He was also Group Financial Communications Manager for First National Bank, the second largest banking group in South Africa before moving on to become Executive News Editor of Business Report, the largest daily financial newspaper in South Africa, owned by the global Independent Newspapers group.

He was responsible for a national reporting team of 20 based in four bureaus. He also edited and contributed to its weekly technology page, and launched a financial and technology radio service supplying daily news bulletins to the national broadcaster, the South African Broadcasting Corporation, which were then distributed to some 50 radio stations across the country.

He was then transferred to San Francisco as Business Report's U.S. Correspondent to cover Silicon Valley, trade and finance between the US, Europe and emerging markets like South Africa. After serving that role for more than two years, he joined eWeek as a Senior Editor, covering software platforms in August 2000.

He has comprehensively covered Microsoft and its Windows and .Net platforms, as well as the many legal challenges it has faced. He has also focused on Sun Microsystems and its Solaris operating environment, Java and Unix offerings. He covers developments in the open source community, particularly around the Linux kernel and the effects it will have on the enterprise.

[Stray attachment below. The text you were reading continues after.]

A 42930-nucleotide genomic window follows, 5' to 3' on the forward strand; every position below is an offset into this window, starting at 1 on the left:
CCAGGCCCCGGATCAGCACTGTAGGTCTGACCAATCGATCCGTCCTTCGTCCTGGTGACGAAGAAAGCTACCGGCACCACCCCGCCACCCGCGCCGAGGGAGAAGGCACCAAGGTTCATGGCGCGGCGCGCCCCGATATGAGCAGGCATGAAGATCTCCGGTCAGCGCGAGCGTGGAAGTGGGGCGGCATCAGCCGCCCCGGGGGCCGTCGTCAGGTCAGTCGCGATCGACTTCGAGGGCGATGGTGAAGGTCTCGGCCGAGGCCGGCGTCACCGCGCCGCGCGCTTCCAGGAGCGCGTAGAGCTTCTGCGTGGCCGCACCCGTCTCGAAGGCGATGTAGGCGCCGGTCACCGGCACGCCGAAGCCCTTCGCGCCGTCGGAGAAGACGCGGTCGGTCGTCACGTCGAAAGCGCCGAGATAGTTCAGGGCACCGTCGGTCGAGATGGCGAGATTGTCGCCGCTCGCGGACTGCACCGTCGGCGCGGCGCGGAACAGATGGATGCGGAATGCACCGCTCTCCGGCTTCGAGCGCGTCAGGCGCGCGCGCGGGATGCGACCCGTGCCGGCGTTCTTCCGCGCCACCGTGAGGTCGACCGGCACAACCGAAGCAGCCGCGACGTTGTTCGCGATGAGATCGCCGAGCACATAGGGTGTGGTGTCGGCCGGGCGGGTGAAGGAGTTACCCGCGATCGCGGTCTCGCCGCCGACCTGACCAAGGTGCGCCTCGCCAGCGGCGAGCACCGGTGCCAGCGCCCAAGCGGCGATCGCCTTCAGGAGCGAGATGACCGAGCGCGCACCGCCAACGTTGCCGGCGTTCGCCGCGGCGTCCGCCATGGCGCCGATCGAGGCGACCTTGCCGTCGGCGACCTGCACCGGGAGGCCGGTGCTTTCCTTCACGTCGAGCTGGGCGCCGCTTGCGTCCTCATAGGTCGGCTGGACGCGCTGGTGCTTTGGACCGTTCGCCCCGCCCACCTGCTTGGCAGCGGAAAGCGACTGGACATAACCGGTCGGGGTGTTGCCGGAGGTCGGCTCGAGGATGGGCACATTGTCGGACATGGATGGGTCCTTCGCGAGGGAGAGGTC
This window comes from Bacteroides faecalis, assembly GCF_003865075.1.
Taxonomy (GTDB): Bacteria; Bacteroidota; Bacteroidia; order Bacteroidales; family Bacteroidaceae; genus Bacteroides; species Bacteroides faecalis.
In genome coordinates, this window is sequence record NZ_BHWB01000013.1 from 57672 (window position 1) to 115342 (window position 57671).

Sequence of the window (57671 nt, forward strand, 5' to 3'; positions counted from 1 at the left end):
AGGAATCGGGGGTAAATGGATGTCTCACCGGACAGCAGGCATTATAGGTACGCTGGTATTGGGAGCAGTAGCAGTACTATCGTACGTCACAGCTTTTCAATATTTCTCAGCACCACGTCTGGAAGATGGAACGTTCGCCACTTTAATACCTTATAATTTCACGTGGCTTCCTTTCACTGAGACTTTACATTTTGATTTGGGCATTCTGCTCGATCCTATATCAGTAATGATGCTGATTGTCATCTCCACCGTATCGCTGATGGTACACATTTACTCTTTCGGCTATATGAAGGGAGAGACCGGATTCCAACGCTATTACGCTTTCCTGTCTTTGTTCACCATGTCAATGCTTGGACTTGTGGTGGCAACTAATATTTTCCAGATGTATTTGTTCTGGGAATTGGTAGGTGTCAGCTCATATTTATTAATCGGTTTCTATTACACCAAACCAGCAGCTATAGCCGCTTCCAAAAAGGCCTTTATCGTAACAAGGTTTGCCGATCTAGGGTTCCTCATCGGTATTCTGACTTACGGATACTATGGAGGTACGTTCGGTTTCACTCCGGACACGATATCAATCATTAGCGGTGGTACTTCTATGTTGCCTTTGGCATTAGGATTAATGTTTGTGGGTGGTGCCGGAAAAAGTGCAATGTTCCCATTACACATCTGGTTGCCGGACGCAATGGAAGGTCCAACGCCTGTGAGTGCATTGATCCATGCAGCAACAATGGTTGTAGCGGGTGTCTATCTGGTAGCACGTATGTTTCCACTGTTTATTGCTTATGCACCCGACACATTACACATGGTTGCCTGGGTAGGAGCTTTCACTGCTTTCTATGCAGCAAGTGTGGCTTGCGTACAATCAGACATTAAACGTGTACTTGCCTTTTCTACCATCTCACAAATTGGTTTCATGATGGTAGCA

He has written extensively about new products for the Linux and Unix platforms, the development of open standards and critically looked at the potential Linux has to offer an alternative operating system and platform to Windows, .Net and Unix-based solutions like Solaris.

His interviews with senior industry executives include Microsoft CEO Steve Ballmer, Linus Torvalds, the original developer of the Linux operating system, Sun CEO Scot McNealy, and Bill Zeitler, a senior vice president at IBM.

For numerous examples of his writing you can search under his name at the eWEEK Website at www.eweek.com.